Dr Thitinan Pongsudhirak of Chulalongkorn University in Bangkok addressing the delegates at the Mekong Institute in Khon Kaen
Why would a small country tucked away in a remote corner of the South Pacific have an interest in a region 10,000 kilometres away in Asia?
That’s exactly what 20 experts, academics and commentators were thinking when a delegation of five Kiwis turned up at the Mekong Institute in Khon Kaen, Thailand in early March.
The Asia New Zealand Foundation, with support from our Ministry of Foreign Affairs and Trade, had helped convene this roundtable dialogue that examined political, economic, social, and environmental issues in a region that is set to become a hotspot of contention over coming years.
The talks couldn't have been held without support from one of the Foundation's Asia Honorary Advisers, Dr Thitinan Pongsudhirak of Chulalongkorn University in Bangkok.
Dr Thitinan is the chair of the Institute of Security and International Studies (ISIS) Thailand, and brought together a cohort of colleagues from Mekong countries – Cambodia, Laos, Myanmar, Thailand and Vietnam (or CLMTV for short) – as well as experts from China.
Several of our guests admitted they were only there because Dr Thitinan had personally asked them to join us at the table – testament to the high regard the international community holds him in.
Dr Kirida Bhaopichitr from the Thailand Development Research Institute talking to attendees
The Asia delegates told us they were seeking engagement with more partners, and New Zealand’s standing as a role model of open and transparent governance set a good impression for them. They added if it were any other country, they wouldn’t have come along.
However, the question still remained - what were we doing here? And why in Khon Kaen? After all, there’s only one or two flights in and out of the airport each day, so it's not exactly the most convenient place to hold a regional dialogue.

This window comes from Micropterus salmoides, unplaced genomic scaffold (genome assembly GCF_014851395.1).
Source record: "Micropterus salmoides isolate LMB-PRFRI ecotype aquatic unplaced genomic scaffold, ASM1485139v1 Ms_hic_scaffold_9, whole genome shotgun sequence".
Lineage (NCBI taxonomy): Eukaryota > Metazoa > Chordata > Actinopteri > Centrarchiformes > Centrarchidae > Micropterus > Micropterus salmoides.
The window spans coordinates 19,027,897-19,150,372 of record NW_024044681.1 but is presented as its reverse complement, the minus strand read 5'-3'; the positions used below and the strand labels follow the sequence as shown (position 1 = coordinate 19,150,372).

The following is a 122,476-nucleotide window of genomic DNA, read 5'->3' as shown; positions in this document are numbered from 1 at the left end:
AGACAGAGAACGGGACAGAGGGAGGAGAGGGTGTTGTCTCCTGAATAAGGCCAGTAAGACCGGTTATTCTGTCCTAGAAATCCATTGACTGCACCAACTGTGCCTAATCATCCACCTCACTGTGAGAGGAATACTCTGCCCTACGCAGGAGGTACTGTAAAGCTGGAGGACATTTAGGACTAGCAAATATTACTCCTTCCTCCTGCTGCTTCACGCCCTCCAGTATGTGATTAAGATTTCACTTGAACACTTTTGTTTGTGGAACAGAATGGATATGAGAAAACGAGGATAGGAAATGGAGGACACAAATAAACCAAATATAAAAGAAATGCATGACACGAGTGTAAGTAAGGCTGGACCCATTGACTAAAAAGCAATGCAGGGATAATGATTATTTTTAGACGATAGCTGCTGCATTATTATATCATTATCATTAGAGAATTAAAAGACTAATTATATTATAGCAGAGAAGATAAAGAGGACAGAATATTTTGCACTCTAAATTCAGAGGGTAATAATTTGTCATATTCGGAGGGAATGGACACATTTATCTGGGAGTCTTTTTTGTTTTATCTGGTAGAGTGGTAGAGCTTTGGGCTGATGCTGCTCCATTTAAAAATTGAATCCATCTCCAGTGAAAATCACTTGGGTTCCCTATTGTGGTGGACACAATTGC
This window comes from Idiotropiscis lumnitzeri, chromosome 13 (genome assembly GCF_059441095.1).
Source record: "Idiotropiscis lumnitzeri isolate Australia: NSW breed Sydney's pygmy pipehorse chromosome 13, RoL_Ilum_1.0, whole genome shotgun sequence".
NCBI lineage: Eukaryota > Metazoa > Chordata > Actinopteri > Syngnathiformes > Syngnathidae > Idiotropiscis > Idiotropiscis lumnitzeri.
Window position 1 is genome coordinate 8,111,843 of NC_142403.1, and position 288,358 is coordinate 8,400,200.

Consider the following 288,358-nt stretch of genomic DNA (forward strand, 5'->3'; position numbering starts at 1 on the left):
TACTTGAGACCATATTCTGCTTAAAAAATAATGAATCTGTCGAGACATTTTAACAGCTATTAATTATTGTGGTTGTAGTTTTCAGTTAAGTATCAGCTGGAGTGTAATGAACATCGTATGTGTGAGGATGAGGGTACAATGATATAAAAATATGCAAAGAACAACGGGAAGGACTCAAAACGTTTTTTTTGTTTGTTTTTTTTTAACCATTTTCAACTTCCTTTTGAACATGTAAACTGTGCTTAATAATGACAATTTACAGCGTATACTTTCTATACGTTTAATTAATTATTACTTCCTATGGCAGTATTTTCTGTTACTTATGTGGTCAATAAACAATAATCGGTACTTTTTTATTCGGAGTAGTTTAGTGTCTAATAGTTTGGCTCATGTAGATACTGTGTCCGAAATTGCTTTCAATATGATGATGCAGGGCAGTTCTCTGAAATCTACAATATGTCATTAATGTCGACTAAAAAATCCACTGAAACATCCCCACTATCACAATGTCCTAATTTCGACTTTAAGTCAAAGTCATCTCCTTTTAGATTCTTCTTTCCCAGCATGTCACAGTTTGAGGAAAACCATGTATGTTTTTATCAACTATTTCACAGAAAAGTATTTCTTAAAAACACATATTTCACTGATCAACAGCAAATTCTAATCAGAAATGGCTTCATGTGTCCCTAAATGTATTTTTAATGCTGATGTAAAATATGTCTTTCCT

So we explained the history of New Zealand's relationship with ASEAN (the Association of South East Asian Nations), and why the Mekong Institute was the venue for our talks.
As you walk into the Institute, you can’t help but notice the huge signage on one side of the main corridor - the “James Bolger Conference Room”. Yes, we’ve had skin in the game for a long time now. Bolger was Prime Minister when the Mekong Institute was established in 1994, and our official relations with ASEAN extend beyond that - back over 40 years, and with Thailand some 60 years.
And during that time, most of New Zealand’s value proposition to the Mekong focused on rural development, but this is becoming increasingly irrelevant. While countries in the region are developing at different rates and some still look to us for rural development aid, the likes of Thailand and Vietnam are now at the heart of the world’s economic growth engine.
This transition from agri-tech and capacity building to intra-regional investment and integration of value/supply chains means we need to re-define what we can contribute towards this profound transformation. So this dialogue was all about an old friend listening and learning about how we could refresh our offerings.
The next morning when we began our talks I noticed everyone else surveying the diverse representation around the meeting room. It was then that the penny really dropped about why we were there: the sheer convening power of the dialogue – bringing together different groups of people who otherwise wouldn’t usually sit around the same table.
It was the opportunity to really talk to each other about mutual interests and concerns. There were blunt messages exchanged, and clarifications on positioning made.
We made some suggestions about our experience with our Pacific neighbours, and how some of those frameworks could be adapted for our Southeast Asian friends; discussed the environmental concerns of the downstream countries that were at the top of everyone’s minds; and how Mekong countries were being pushed and pulled in different directions by both internal and external factors. All of this was conducted in a free and frank environment.
Ideas were floated and picked up or not without fear of causing offense or embarrassment. That’s the most critical part of Track II diplomacy – building upon long-term trust and friendships with our stakeholders so that we can openly engage with them when it comes to important international issues and challenges, and that speaks to the value of relationships.
Our event in Kohn Kaen was just one small step in a long incremental process of thickening the strands between Asia and New Zealand – and given the outcomes from last weekend, it’s certainly not the last.
James To has an academic background in Asian languages (Mandarin, Cantonese, and Japanese), political science, and commerce. He has lectured in Northeast Asian foreign policy, and is an active researcher of the overseas Chinese diaspora.